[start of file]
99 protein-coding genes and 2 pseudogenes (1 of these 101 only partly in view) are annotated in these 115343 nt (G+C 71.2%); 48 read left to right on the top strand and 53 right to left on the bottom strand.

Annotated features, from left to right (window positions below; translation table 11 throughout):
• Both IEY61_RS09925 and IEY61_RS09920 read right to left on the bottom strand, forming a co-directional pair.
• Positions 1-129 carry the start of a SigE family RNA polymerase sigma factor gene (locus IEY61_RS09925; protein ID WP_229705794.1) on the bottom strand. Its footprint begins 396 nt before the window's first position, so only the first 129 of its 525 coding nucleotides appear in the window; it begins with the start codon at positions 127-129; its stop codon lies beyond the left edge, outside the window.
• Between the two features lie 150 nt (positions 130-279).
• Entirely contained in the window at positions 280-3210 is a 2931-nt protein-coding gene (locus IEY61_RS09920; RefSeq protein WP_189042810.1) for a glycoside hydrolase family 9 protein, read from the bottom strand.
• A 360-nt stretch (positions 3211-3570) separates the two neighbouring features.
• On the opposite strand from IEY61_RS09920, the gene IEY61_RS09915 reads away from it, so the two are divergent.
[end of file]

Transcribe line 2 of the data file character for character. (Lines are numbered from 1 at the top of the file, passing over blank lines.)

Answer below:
Annotated features, from left to right (window positions below; translation table 11 throughout):